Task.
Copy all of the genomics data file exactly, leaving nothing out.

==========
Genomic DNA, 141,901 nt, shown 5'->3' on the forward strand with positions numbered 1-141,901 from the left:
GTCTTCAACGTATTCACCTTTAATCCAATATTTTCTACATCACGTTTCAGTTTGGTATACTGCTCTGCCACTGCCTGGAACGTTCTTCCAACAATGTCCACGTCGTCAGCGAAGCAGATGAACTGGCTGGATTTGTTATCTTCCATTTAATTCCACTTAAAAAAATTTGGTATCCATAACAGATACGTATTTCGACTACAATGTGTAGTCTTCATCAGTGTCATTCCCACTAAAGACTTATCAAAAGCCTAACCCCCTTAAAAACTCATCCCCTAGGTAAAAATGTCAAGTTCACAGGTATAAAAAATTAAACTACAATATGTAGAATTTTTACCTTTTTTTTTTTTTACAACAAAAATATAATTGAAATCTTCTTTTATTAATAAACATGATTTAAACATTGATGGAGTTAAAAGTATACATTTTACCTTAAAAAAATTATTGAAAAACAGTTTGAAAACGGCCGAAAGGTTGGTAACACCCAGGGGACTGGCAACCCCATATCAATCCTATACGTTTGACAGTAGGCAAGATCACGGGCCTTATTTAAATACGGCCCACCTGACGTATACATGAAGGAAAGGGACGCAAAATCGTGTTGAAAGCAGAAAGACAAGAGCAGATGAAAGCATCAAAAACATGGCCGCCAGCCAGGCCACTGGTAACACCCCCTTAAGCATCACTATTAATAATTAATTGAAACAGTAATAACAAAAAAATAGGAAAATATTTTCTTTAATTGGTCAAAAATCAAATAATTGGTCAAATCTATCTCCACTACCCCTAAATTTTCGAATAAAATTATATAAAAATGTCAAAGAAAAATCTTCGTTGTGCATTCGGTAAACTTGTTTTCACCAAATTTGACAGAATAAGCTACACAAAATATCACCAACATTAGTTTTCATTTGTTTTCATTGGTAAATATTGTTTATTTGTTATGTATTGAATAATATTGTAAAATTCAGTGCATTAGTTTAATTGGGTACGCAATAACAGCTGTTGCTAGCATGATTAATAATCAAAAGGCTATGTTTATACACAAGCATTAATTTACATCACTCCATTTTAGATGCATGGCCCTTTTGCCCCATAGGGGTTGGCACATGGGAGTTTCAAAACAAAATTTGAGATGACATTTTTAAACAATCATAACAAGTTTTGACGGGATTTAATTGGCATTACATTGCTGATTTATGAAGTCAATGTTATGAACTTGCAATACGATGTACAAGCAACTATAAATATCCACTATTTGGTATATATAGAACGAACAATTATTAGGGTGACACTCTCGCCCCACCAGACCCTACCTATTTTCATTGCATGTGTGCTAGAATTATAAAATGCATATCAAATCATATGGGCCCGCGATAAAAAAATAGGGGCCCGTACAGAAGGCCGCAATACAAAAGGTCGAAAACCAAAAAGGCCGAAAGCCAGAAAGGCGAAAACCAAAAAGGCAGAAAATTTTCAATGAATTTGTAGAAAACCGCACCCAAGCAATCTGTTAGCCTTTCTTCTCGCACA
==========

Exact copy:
Genomic DNA, 141,901 nt, shown 5'->3' on the forward strand with positions numbered 1-141,901 from the left:
GTCTTCAACGTATTCACCTTTAATCCAATATTTTCTACATCACGTTTCAGTTTGGTATACTGCTCTGCCACTGCCTGGAACGTTCTTCCAACAATGTCCACGTCGTCAGCGAAGCAGATGAACTGGCTGGATTTGTTATCTTCCATTTAATTCCACTTAAAAAAATTTGGTATCCATAACAGATACGTATTTCGACTACAATGTGTAGTCTTCATCAGTGTCATTCCCACTAAAGACTTATCAAAAGCCTAACCCCCTTAAAAACTCATCCCCTAGGTAAAAATGTCAAGTTCACAGGTATAAAAAATTAAACTACAATATGTAGAATTTTTACCTTTTTTTTTTTTTACAACAAAAATATAATTGAAATCTTCTTTTATTAATAAACATGATTTAAACATTGATGGAGTTAAAAGTATACATTTTACCTTAAAAAAATTATTGAAAAACAGTTTGAAAACGGCCGAAAGGTTGGTAACACCCAGGGGACTGGCAACCCCATATCAATCCTATACGTTTGACAGTAGGCAAGATCACGGGCCTTATTTAAATACGGCCCACCTGACGTATACATGAAGGAAAGGGACGCAAAATCGTGTTGAAAGCAGAAAGACAAGAGCAGATGAAAGCATCAAAAACATGGCCGCCAGCCAGGCCACTGGTAACACCCCCTTAAGCATCACTATTAATAATTAATTGAAACAGTAATAACAAAAAAATAGGAAAATATTTTCTTTAATTGGTCAAAAATCAAATAATTGGTCAAATCTATCTCCACTACCCCTAAATTTTCGAATAAAATTATATAAAAATGTCAAAGAAAAATCTTCGTTGTGCATTCGGTAAACTTGTTTTCACCAAATTTGACAGAATAAGCTACACAAAATATCACCAACATTAGTTTTCATTTGTTTTCATTGGTAAATATTGTTTATTTGTTATGTATTGAATAATATTGTAAAATTCAGTGCATTAGTTTAATTGGGTACGCAATAACAGCTGTTGCTAGCATGATTAATAATCAAAAGGCTATGTTTATACACAAGCATTAATTTACATCACTCCATTTTAGATGCATGGCCCTTTTGCCCCATAGGGGTTGGCACATGGGAGTTTCAAAACAAAATTTGAGATGACATTTTTAAACAATCATAACAAGTTTTGACGGGATTTAATTGGCATTACATTGCTGATTTATGAAGTCAATGTTATGAACTTGCAATACGATGTACAAGCAACTATAAATATCCACTATTTGGTATATATAGAACGAACAATTATTAGGGTGACACTCTCGCCCCACCAGACCCTACCTATTTTCATTGCATGTGTGCTAGAATTATAAAATGCATATCAAATCATATGGGCCCGCGATAAAAAAATAGGGGCCCGTACAGAAGGCCGCAATACAAAAGGTCGAAAACCAAAAAGGCCGAAAGCCAGAAAGGCGAAAACCAAAAAGGCAGAAAATTTTCAATGAATTTGTAGAAAACCGCACCCAAGCAATCTGTTAGCCTTTCTTCTCGCACA